W: Oh yeah. Oh absolutely. Thatís one of the best things about the law enforcement agencies, especially in the job that that I had as a special agent for Customs service. I did a lot of traveling, went all over the United Stated. Went back and forth to Washington D.C., of course got my taste of that and realized that I didnít want to go there. For me to promote any higher than what I was, Iíd have to go to Washington D.C.; which I could have done, I just didnít want that lifestyle. Theyíre expensive, you have to take the subway, itís mostly paperwork, and that just wasnít my, I didnít want to do that. But the good thing is as a federal agent of the government is we got to work with all the state, local and county law enforcement agencies, we prosecuted our case at the U.S. Attorneyís office, we had to go to pretrial services, we got to meet all the people in the Defense team; there were public defenders that they represented the people we arrested the pretrial services, you had the judges, the federal magistrates. Everybody in all the other law enforcement agencies, you get to know. So yeah, as an agent working for Customs service (cough) when we were working on cases, we may leave Del Rio, then go to Florida, Georgia, we may end up anywhere. Now when I was an agent in McAllen I spent most of my time in Houston, Texas, because most of the drugs that we transported from McAllen were all going to Houston. Different areas all go to different areas. For instance in Del Rio the majority of the narcotics goes to Austin, Fort Worth. McAllen, it all goes to Houston. But it depends on, like my men here did a lot of traveling between Austin and Fort Worth. Oh you get to meet all kinds of people. And even, whatís really sad, even a lot of the people we arrested were not necessarily bad people, they were just doing it for the money. It was illegal, theyíd run the risk, hoping they could get by with out getting caught. There was just too much money involved, itís just too tempting.
C: So, youíve been retired almost a year, or had it been a year?
W: oh gosh, I guess this November itíll be two years.
C: Two years.
W: Two years, I retired in November of 2003.
C: Do you miss the job?
W: Oh, there are times. But as you get older, the thrill of the, you know, like when I was in that black and white and you were your own boss, you can do what you want, basically. You just have a lot of good times, it was just a lot of fun. Itís the thrill of it, but as you get older and work in a particular profession, it becomes, you get tired of it. One thing that I really do miss, I do miss the people. A lot of my friends, a lot of your friends in law enforcement, I guess in any field that your in as a nurse or a teacher, you tend to see people sticking with their own kind. A lot of people donít want to deal, a lot of people donít want to be around law enforcement people, foe whatever reasons. If you notice that school teachers tend to stick together, nurses tend to stick together, law enforcement tend to stick together. Yeah, I miss, I miss the people. My office has parties, you know every couple of weeks and I still get invited and I go every chance I can, itís just camaraderie. Thatís the worst part, is, itís really hard in the federal government, because you get to know so many people that are form different areas all over the United States. People that I worked with in the Border Patrol all the way into the Customs, they were friends of mine, partners, people that I broke in, people that I trained. They turned out to be, well actually, the people that I trained are all heads of the agencies, way above me. So, but, a lot of these people that I trained or worked with are from __________, Maine; Blaine, Washington; Miami, Florida. They transfer from all these different places, and like all the people I had worked with, you know with me, Sean McCarthy, and all these different people that go to Washington D.C. and then they, they branch out through the whole government so itís hard to see them. We stay in contact by email and telephone, but I donít get to Blaine, Washington to see Brolley much, I donít get to Washington D.C. anymore to see my friends that were her in my office, they worked for me. So yeah, thatís the hardest part, is not being able to see them as much as you want to.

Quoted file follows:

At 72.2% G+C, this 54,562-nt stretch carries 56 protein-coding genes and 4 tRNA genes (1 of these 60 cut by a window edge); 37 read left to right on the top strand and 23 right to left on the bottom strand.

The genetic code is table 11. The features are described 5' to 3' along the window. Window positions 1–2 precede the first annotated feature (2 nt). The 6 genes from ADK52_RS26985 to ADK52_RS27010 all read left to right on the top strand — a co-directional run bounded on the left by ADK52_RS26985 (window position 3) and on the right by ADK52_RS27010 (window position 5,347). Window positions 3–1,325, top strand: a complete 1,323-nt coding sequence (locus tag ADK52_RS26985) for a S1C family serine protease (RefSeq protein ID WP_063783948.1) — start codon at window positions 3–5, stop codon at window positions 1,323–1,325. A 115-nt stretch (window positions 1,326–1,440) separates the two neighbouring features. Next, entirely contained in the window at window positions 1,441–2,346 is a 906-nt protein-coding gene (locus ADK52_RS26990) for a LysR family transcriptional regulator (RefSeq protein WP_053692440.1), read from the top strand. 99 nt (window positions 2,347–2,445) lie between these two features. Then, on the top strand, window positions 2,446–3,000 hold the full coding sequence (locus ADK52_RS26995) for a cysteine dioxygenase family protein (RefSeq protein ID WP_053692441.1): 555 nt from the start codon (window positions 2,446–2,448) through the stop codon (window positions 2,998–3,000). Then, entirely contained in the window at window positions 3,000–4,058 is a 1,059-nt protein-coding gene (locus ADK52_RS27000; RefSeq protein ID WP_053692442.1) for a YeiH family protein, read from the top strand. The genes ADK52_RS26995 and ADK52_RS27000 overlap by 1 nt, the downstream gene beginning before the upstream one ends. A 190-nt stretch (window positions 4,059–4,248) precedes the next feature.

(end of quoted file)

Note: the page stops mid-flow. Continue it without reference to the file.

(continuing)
C: So, do you plan on doing anything else?
W: Iím probably not going to have time. As my father-in-law is getting older, he needs to retire. We got a lot of cattle at the ranch. We are going to be taking over two ranches up towards Sonora, so we are going to be moving a lot of cattle up on that end. Going to try to cut back on the sheep because it takes up so much damn time. Where cattle, one or two people can work cattle. We can take them, keep them instead of sheep and goats. Nah, it looks like between the farm and the ranch thatí going to be a full time job. Iím not going to have time for anything else. And its stuff I like to do now. I didnít want to do it when I was young, but now I want to do it. As you get older, things change in you life. Which youíll find out soon, things that you didnít particularly like when you were younger, as you get older things change.
C: Well, I guess thatís all I have, thatís all, now that youíve explained everything to me. Well, thank you for the interview.
W: Sure, Iím glad I could help, not much too really tell you. And, there are probably a million things I could say, but I just canít think of them at the time. You can always come back (laugh).
C: Yeah, well thank you again.
W: Yeah, sure. Anytime, Chelsea.
When I stopped the tape, I stayed to talk with Mr. Wharton for a while longer. Of course, when I turned the tape off he told me stories about certain things he remembered. He also told me that there were many things that he had experienced that he would like to forget. He said that the things he hated to see the most were car wrecks with women and children. One time, he told me, there was a wreck that he had come upon, that a car had rolled and the baby in the car was tossed out. When the car rolled over, it rolled over the baby and all he could see of the baby was its legs kicking and trembling as it died. He told me about another time, that four teens were driving while they were high and they crashed into an on-coming car with a grandmother and her grandson inside. He said that when he arrived at the crash, the car was so compacted that they had to cut the car open to get the teens out. He said that the engine was in the drivers lap, the steering wheel had split apart and the column had gone through the guysí chest, slicing open his heart. He said all he could do for the guy was talk to him and calm him while he died, because he wasnít going to live. He said the guy kept telling him that he felt very cold and it was because he was bleeding to death. So he stayed with him and talked to him to keep him calm until he died. I guess those would be some of the things I would want to forget if I had experienced them.